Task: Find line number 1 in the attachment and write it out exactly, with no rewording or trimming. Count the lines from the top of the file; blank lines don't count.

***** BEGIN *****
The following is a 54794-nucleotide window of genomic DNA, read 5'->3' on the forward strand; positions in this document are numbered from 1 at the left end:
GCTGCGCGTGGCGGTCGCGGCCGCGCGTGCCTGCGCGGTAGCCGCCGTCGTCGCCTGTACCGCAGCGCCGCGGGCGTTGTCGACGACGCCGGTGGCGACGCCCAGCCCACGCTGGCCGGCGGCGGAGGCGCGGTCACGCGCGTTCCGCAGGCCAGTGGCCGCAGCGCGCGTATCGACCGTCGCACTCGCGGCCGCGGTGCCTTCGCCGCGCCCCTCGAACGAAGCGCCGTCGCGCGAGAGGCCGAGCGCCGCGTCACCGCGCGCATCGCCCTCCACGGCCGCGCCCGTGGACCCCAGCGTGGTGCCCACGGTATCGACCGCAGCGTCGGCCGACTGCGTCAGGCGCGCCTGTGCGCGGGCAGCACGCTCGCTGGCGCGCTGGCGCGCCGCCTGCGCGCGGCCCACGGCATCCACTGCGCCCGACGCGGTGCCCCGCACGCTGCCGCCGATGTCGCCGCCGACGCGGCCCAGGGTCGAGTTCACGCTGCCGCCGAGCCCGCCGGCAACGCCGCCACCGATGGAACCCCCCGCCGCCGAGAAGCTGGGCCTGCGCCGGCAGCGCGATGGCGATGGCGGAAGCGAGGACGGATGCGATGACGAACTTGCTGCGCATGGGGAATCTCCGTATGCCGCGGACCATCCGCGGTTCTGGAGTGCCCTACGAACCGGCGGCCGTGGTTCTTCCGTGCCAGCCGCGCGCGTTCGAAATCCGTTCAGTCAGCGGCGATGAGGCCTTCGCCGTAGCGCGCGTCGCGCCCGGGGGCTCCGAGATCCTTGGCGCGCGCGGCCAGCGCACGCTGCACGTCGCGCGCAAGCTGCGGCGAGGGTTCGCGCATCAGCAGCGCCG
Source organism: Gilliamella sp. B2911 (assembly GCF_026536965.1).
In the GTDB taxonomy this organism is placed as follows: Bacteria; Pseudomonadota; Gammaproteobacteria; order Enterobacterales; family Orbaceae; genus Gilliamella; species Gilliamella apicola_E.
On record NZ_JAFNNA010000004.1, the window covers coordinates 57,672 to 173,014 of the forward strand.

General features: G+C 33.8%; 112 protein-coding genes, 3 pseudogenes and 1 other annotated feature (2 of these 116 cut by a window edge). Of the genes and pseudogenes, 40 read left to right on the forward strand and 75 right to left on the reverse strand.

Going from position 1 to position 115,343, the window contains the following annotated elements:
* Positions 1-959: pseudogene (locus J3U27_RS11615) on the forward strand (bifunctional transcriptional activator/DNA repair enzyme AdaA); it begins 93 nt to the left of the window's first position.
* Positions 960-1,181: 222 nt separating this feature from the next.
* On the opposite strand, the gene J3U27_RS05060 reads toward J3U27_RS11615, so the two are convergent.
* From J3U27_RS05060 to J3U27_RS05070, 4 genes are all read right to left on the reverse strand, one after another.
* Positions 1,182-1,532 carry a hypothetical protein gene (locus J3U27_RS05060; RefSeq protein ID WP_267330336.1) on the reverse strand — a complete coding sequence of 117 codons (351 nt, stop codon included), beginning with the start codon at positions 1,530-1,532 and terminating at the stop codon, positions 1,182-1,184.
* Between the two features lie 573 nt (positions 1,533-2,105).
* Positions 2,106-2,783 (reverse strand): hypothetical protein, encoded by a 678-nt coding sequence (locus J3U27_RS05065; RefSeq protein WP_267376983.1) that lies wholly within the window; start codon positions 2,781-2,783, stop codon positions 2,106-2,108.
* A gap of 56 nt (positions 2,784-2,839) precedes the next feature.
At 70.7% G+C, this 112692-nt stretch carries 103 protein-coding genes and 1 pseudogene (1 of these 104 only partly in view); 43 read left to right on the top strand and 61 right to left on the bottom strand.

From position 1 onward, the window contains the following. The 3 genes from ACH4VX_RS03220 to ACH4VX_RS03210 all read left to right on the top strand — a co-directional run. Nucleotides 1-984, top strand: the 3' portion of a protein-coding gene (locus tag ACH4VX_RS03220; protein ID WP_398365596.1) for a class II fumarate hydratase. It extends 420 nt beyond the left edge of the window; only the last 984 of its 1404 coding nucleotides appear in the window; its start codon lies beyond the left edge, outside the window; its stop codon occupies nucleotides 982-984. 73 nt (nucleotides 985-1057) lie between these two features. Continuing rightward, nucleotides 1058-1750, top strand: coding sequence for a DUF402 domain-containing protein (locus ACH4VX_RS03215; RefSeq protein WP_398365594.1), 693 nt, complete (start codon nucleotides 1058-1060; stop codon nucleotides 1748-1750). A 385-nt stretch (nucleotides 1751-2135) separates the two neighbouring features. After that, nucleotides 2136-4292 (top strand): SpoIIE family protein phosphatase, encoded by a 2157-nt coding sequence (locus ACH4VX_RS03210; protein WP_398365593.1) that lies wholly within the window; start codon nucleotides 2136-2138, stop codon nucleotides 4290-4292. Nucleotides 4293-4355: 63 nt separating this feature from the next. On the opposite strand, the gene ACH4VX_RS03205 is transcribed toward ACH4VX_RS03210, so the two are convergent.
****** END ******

The following is a 54794-nucleotide window of genomic DNA, read 5'->3' on the forward strand; positions in this document are numbered from 1 at the left end: